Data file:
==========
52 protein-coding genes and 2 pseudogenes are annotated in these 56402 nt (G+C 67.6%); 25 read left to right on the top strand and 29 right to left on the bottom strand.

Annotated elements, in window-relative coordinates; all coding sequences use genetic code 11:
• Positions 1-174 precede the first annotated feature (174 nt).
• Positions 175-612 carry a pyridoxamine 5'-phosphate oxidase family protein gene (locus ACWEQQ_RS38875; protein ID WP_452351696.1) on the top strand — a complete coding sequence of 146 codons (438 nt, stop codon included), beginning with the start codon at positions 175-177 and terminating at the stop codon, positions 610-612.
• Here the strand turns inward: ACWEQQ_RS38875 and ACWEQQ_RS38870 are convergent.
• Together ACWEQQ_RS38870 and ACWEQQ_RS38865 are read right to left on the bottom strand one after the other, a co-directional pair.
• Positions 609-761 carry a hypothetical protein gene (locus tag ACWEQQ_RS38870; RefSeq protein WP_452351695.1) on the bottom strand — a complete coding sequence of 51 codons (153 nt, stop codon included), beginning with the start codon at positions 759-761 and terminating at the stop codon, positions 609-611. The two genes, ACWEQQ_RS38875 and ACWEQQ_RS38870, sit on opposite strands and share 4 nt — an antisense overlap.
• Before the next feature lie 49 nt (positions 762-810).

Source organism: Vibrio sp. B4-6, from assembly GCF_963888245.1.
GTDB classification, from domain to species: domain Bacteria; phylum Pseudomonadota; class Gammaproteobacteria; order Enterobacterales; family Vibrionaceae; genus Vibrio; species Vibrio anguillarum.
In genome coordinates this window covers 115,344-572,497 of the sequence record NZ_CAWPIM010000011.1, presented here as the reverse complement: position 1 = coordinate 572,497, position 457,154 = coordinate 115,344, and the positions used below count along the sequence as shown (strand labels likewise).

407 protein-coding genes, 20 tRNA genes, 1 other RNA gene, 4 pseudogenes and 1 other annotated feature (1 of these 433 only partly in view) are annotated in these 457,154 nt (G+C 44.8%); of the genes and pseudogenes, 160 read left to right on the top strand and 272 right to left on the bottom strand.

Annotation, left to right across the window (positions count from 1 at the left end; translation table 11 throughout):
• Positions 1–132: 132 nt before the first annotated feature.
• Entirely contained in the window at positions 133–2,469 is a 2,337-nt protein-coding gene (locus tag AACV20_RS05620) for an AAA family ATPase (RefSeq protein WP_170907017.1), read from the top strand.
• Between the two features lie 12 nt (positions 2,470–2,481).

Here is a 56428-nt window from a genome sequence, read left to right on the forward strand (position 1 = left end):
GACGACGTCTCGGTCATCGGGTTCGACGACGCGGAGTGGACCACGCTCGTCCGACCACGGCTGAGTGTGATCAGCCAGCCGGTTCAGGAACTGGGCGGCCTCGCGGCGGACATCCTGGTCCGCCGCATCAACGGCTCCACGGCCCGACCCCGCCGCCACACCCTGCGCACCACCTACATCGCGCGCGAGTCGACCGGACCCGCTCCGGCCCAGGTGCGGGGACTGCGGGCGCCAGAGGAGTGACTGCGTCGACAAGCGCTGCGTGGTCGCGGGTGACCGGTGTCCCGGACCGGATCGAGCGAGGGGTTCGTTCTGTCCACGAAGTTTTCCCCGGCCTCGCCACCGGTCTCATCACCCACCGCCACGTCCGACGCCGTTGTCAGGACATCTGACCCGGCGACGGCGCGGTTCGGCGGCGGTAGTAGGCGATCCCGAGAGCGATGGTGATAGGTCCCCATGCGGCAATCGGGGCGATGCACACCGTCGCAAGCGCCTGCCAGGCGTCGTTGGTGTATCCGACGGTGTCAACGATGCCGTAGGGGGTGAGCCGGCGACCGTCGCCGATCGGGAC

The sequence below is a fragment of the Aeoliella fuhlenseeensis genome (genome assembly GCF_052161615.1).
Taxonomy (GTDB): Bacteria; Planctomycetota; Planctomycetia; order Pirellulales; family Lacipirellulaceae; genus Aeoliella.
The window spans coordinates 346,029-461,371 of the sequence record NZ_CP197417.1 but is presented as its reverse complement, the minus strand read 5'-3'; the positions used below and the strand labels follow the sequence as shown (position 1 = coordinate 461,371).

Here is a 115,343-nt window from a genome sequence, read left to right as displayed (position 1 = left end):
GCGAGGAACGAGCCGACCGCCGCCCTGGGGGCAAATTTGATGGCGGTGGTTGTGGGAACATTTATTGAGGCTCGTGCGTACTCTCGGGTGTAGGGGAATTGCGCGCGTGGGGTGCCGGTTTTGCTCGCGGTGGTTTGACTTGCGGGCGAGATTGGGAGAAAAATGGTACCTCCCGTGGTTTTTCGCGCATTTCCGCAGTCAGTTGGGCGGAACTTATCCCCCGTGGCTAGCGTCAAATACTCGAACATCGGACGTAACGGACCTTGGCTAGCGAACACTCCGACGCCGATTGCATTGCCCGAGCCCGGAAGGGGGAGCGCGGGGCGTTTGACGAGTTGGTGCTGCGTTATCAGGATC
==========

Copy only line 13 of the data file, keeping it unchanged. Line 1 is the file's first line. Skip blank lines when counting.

Annotation, left to right across the window (positions count from 1 at the left end; translation table 11 throughout):